Colin Brazier: Matt Hancock give up the political power trip

'Sometimes there is no way back into public life and those with a bit more moral fibre to their character recognise that'

Published

I hold an unfashionable opinion about the majority of our MPs. I think most of them are not actually knaves and narcissists. But some of them are, and they do the rest huge reputational damage. I’m thinking of one MP in particular, whose vanity, conceitedness, and utter belief that public life in Britain can’t possibly survive without him beggars credulity.

He is Matt Hancock, who refuses to accept that no matter how low one’s star has fallen, there is always, always a way back into the Parliamentary firmament.

This summer Mr Hancock resigned as Health Secretary. Shamed by the Sun newspaper, which had obtained pictures of him groping his mistress, even as he ordered the rest of us not to hug our dying grandparents.

Less than six months later and he’s back in the papers. This was him on the red carpet this weekend. It wasn’t a one off. It’s part of a public relations offensive aimed at his rehabilitation. It involves a degree of calculated masochism.

Time was when a disgraced politician disappeared from view, and performed meaningful acts of contrition, rarely to return.

Winston Churchill, for instance, unable to bear the shame of the failed Galipoli campaign, volunteered to fight - and very nearly die - in the Trenches.

I’m sorry Mr Hancock, but volunteering to go on the sofa with Philip Schofield isn’t quite the same thing.Mr Hancock is still the MP for West Sussex, and ultimately - come the next election - it’s for his electors to decide if they want to be represented by a man who so blatantly bid them do one thing - while he was doing something else, with a woman who was not his wife, nor the mother of his children.

By putting himself back under the spotlight, Mr Hancock seems to think he’s due another go. There’s no doubting his ambition. And it’s not a hopeless case. He’s clever and hard-working. He has huge brand recognition.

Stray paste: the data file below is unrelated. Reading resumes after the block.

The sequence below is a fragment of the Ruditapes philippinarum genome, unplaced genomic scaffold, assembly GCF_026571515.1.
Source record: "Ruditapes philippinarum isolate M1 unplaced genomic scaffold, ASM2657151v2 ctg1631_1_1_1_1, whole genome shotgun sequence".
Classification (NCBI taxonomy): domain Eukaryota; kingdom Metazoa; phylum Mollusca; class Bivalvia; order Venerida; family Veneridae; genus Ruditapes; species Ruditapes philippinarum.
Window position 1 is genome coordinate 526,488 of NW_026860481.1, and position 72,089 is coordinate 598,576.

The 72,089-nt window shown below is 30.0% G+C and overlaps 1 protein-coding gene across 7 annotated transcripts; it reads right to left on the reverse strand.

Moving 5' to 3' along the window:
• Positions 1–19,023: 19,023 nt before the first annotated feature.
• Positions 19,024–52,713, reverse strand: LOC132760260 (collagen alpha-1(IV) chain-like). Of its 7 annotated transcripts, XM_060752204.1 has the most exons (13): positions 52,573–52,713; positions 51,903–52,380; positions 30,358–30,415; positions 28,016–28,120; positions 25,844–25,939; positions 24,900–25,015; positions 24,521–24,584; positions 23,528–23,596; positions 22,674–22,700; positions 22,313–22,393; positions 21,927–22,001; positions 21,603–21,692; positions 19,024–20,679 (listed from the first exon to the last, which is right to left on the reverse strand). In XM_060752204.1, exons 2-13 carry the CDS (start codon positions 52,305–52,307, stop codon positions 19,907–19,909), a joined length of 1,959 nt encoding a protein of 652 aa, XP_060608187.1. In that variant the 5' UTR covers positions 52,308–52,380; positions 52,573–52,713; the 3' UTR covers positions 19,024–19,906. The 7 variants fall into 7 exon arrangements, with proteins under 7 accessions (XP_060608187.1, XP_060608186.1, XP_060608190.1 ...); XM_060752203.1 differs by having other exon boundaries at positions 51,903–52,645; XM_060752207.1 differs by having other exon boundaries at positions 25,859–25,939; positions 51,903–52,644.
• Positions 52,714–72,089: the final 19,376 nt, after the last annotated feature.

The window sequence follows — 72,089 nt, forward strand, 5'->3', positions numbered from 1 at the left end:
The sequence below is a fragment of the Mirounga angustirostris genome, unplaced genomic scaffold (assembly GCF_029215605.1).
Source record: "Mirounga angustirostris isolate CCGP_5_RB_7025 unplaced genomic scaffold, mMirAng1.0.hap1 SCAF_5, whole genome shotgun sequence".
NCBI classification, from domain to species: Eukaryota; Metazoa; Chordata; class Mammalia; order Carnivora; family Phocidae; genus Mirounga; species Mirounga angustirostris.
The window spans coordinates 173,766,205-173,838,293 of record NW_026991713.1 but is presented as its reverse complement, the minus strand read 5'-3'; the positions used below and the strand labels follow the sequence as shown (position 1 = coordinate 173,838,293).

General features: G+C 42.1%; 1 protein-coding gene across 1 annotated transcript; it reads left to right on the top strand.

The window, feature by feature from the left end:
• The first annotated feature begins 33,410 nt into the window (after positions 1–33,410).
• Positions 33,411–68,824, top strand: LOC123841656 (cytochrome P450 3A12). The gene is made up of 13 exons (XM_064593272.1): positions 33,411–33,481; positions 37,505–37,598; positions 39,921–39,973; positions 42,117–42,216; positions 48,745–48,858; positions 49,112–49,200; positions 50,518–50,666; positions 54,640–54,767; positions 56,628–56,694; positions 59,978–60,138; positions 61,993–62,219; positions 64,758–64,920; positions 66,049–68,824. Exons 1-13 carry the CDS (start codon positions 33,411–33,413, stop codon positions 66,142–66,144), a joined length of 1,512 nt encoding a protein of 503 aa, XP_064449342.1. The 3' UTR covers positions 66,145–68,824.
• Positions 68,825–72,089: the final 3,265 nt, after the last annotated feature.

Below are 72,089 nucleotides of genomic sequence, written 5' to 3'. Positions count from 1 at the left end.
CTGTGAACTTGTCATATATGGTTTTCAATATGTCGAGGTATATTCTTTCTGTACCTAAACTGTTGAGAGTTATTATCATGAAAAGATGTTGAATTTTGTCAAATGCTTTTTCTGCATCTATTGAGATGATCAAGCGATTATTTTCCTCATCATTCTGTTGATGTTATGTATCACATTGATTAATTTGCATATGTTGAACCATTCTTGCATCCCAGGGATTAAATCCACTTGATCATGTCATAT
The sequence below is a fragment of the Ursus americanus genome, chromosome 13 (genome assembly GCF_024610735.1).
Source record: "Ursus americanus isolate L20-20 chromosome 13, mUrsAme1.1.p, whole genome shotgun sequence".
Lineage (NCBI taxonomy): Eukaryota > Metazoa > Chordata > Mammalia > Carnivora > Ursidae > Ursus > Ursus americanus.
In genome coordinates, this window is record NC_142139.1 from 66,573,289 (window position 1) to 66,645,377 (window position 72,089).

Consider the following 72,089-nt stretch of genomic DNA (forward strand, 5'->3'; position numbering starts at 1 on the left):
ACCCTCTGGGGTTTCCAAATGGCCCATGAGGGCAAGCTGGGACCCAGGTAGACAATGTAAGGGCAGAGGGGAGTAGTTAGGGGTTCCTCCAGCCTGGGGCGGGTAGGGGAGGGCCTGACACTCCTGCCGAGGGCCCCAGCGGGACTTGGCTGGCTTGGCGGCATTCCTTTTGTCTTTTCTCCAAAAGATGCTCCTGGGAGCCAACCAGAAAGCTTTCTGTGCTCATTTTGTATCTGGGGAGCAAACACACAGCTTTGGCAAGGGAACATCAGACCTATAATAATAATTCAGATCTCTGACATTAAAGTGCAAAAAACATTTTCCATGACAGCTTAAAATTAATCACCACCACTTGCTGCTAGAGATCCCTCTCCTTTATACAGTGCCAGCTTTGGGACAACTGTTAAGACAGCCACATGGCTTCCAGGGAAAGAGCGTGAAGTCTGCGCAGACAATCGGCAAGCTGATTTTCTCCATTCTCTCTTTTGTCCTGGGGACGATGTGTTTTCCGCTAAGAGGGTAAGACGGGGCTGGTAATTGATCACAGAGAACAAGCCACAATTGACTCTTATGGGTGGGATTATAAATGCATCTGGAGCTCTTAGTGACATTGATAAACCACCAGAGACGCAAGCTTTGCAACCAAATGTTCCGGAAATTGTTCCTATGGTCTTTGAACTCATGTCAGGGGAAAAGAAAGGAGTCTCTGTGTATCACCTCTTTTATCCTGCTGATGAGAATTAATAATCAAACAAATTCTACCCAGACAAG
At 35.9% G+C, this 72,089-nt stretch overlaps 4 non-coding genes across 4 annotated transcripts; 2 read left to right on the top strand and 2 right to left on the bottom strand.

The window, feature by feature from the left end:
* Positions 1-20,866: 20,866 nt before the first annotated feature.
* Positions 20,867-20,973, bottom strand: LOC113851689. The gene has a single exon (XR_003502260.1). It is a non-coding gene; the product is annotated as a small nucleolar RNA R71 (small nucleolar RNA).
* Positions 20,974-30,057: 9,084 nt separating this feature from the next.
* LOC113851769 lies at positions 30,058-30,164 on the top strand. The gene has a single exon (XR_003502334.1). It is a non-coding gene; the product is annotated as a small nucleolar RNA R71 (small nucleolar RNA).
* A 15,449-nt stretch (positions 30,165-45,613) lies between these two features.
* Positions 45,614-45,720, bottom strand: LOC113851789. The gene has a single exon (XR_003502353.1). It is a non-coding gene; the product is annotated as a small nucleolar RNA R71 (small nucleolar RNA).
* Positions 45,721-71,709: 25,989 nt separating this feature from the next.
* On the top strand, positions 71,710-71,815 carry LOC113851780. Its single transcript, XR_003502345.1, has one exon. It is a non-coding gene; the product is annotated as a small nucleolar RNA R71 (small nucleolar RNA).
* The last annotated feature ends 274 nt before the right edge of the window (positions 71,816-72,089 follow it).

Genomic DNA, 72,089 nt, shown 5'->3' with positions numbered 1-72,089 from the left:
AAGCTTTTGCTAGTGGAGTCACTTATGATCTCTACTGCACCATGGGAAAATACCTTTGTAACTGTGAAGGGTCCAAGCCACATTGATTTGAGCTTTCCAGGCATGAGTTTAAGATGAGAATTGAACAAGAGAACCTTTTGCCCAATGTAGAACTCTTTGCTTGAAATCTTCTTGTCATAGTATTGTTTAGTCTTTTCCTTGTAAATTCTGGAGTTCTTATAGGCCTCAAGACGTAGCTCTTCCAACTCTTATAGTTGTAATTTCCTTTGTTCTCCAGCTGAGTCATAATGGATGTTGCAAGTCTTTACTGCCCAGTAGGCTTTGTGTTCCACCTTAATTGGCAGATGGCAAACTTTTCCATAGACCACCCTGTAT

Google, this year, said his name was the most searched of any British politician’s. But brass neck isn’t everything. Notoriety shouldn’t be confused with probity, even if it’s easily mistaken for celebrity.Sometimes there is no way back into public life and those with a bit more moral fibre to their character recognise that.

I shouldn’t think Owen Patterson, for instance, will ever stand for office again.Mr Hancock would do well to take advice from another disgraced former Tory minister, Jonathan Aitken, who - like Hancock - once fancied himself a future prime minister, but who learned to let it all go. He’s now a vicar. And it was as the Reverend Aitken, that he said this a few years ago.

“Political graveyards are littered with the long-forgotten corpses of ex-future prime ministers. Any such label should make a wise man humble. In fact, it does quite the reverse. “The combination of what Shakespeare in Hamlet calls ‘the insolence of office’ and in Macbeth ‘vaulting ambition which o’erleaps itself’, gave me a surfeit of hubris. Pride is the deadliest of sins and I was bursting with pride.”

Britain needs more people like Jonathan Aitken, for whom politics formed part of a journey of personal discovery, that brought him to a true understanding of what public service really means.

Matt Hancock, by contrast, seems determined to take only one lesson from his fall from grace. That we, the public, are politically callow and stupid. That our memories are short. And that he only needs to keep pushing, to be allowed back into our affections. He’s wrong, wrong, wrong.

To Matt Hancock I say: do an Aitken. Don’t just glibly say you’ve learned from your mistakes. Prove it. Stay off the sofas. Give up the political power trip. Do something else with your life.